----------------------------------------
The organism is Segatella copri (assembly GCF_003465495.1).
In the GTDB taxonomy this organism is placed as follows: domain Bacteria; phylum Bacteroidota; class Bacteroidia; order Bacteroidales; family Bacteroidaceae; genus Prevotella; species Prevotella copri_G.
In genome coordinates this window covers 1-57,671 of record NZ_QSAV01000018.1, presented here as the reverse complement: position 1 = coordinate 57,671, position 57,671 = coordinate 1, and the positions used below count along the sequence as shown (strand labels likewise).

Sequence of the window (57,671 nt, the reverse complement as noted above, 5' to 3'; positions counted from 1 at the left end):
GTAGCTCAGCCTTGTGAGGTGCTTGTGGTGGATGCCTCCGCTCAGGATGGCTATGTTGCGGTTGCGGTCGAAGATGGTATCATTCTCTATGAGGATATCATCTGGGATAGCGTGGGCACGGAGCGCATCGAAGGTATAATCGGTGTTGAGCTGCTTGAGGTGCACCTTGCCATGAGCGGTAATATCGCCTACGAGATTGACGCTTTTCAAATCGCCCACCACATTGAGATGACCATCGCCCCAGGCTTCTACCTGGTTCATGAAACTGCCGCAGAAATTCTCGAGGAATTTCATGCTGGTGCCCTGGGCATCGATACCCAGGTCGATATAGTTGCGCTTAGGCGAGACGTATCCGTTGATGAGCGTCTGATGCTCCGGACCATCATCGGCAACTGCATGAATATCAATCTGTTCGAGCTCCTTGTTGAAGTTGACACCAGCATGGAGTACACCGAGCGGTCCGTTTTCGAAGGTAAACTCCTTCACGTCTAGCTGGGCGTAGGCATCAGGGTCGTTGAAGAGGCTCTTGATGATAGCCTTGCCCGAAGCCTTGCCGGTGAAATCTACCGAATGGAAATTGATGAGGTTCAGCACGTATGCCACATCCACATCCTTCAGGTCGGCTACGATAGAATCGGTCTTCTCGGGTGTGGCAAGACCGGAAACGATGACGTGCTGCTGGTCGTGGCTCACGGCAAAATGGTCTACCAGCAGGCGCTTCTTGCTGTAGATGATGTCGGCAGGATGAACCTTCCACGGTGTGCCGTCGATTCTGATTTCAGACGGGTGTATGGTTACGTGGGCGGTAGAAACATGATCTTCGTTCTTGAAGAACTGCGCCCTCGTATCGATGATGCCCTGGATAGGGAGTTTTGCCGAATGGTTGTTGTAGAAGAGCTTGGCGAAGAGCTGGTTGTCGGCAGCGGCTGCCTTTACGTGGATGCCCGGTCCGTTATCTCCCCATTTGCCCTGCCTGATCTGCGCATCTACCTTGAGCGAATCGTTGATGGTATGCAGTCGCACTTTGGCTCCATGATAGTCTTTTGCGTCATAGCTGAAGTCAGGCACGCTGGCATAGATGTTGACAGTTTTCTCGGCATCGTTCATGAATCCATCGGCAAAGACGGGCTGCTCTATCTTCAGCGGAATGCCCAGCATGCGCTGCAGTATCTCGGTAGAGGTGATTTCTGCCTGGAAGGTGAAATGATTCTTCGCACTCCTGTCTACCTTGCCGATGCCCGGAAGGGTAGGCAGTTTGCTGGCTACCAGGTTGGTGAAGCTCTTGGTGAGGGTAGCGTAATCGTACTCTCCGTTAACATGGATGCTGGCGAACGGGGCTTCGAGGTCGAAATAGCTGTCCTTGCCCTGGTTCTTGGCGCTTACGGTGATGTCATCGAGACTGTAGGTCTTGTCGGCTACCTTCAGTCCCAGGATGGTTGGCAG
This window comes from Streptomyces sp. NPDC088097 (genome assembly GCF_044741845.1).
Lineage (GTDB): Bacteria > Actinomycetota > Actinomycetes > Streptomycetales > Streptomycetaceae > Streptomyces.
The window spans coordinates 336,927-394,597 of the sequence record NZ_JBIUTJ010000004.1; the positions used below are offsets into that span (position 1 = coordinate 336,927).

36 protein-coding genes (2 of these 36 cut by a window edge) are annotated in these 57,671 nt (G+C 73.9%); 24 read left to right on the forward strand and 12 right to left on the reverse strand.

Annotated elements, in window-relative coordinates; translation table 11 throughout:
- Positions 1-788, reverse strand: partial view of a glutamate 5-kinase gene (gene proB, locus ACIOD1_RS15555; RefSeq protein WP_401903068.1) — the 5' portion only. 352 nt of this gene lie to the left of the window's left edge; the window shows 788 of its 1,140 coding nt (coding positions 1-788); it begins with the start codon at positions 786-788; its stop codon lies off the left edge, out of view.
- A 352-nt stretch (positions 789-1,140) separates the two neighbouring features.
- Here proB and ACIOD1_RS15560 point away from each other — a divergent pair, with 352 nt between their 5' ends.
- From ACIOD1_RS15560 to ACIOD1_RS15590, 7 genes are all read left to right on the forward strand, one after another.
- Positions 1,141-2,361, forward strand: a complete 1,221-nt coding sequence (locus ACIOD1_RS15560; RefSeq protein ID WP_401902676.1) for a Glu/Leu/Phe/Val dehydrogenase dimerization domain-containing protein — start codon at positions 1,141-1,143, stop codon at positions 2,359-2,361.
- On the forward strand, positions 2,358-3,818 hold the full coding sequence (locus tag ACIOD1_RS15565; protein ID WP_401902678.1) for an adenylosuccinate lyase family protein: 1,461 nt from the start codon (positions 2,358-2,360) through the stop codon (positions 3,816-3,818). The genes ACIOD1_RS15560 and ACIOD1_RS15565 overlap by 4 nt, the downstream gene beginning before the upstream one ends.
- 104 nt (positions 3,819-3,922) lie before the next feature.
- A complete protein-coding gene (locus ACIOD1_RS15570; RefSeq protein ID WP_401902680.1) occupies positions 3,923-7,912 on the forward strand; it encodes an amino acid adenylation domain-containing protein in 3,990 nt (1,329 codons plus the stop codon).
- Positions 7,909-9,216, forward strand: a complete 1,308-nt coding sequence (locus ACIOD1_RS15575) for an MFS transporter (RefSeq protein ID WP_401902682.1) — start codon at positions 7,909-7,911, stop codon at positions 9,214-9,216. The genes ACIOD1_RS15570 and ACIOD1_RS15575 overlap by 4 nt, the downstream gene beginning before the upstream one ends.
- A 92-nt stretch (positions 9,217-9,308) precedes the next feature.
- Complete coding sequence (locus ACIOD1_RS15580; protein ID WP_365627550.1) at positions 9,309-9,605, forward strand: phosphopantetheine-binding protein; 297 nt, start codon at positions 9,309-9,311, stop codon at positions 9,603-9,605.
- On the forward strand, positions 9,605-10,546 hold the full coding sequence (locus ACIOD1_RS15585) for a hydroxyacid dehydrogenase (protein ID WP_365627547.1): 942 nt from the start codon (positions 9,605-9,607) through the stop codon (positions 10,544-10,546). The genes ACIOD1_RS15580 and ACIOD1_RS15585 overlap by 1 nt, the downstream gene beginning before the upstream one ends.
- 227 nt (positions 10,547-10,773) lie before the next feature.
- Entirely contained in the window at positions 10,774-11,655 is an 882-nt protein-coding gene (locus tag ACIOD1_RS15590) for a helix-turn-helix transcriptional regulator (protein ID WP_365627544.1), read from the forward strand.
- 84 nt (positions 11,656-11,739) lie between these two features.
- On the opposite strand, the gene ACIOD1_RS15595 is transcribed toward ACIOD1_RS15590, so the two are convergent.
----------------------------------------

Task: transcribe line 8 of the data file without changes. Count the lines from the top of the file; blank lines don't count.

The window spans coordinates 336,927-394,597 of the sequence record NZ_JBIUTJ010000004.1; the positions used below are offsets into that span (position 1 = coordinate 336,927).